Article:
The logo used to adorn the Raiders jersey, stores straddled both sides of the lake and a Friday night visit guaranteed a weekend's worth of entertainment at home.
But as technology changed Canberra's movie and TV-watching habits, the owner of the city's last Video Ezy has decided to roll credits on the venture.
A bumper sale has preceded the Phillip store's closure on Sunday, as customers walked out with armfuls of $1 DVDs.
Among the bargain hunters were loyal customers who continued to forego Netflix and piracy to make the traditional trip to the video shop.
Store owner Sebastian Giampaoto said the closure was inevitable, but he understood the disappointment of patrons since the decision was announced on January 11.
"We had a lot of people saying that this was their Friday night tradition, to come in and rent some movies," he said.
"There's also been a lot of people we haven't seen in years coming through, so it's been nice to see some old faces."
Mr Giampaoto's interest in video stores predates the aggregation of regional television in the late 1980s, when Canberra had only one commercial station.
In its heyday, Video Ezy ran at least eight stores and sponsored the Canberra Raiders until it was outbid in 1992, with the logo appearing front and centre on team jerseys.
There were fears that the introduction of new TV channels to the market would cause mass closures of video shops but, according to a Canberra Times article, by 1990 the local industry felt "the worst was over".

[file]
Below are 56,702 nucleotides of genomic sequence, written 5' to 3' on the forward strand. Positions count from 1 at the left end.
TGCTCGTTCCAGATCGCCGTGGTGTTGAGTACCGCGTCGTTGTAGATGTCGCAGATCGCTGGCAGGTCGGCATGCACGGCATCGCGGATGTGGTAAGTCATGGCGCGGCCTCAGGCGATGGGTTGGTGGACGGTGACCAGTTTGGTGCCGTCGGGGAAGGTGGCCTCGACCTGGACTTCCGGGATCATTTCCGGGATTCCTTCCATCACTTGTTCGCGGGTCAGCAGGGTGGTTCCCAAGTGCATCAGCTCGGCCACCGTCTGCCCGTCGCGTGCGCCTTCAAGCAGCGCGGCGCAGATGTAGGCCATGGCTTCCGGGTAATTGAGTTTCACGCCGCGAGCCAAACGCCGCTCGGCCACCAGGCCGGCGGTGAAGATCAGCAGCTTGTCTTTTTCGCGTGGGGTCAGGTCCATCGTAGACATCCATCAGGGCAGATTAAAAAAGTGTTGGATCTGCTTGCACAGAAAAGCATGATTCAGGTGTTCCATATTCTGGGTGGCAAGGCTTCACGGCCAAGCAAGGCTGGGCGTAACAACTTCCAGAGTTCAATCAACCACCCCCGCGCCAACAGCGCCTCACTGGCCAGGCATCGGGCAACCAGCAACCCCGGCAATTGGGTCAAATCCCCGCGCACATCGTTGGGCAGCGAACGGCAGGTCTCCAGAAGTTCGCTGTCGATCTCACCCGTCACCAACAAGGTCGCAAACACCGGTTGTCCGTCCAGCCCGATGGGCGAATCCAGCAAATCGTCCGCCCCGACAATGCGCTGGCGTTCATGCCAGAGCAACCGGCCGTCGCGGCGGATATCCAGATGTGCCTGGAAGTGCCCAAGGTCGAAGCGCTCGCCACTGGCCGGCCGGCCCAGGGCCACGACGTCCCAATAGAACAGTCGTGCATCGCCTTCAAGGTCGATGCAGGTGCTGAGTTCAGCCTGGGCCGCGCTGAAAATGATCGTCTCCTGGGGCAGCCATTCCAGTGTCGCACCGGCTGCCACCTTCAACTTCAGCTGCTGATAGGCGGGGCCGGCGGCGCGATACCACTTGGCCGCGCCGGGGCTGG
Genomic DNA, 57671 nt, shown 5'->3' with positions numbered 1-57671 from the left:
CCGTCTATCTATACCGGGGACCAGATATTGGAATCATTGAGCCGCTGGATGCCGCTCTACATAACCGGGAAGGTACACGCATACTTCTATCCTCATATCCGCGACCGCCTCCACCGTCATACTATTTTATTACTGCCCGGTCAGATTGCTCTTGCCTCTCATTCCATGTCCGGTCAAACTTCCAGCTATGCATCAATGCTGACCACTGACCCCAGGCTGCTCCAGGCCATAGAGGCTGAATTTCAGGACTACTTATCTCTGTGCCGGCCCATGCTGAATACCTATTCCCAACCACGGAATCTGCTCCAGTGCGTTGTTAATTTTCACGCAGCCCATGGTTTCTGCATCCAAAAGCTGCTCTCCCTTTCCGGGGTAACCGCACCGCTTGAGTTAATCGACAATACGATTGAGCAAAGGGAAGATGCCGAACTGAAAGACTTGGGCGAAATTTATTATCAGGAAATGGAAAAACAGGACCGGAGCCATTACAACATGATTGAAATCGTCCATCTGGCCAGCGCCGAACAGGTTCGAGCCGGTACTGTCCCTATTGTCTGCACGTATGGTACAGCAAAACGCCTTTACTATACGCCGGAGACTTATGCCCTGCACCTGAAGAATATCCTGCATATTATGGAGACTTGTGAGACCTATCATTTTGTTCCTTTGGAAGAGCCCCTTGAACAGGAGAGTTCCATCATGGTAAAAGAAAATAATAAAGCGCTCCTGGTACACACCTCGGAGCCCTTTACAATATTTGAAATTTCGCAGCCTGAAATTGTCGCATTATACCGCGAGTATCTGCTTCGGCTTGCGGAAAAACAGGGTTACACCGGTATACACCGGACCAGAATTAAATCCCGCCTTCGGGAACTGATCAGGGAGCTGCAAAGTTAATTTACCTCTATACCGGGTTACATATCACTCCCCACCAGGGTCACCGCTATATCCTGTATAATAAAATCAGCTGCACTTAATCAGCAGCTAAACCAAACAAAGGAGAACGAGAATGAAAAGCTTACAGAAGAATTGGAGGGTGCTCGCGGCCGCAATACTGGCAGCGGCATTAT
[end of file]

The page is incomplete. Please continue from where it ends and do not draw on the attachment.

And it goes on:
Since then the humble video shop had weathered challenges from pay TV, digital video recorders, streaming services, a glut of digital channels and internet piracy.
According to the Australian Bureau of Statistics' latest figures, 13 video and other electronics rental companies operated in the ACT at the end of the 2014-15 financial year.
A handful of other video shops remain in Canberra, including the Dickson Blockbuster.
Fourteen Video Ezy ATM-style "kiosks" remain in shopping centres around Canberra.
Mr Giampaoto said although he was sad about the industry's decline, he said the video rental business had given him a "springboard" and he had enjoyed his time at the shop.
"It's been a great quarter century or so, we've had some great times and some not so good times," Mr Giampaoto said.
"It is what it is, and in the end I have no regrets."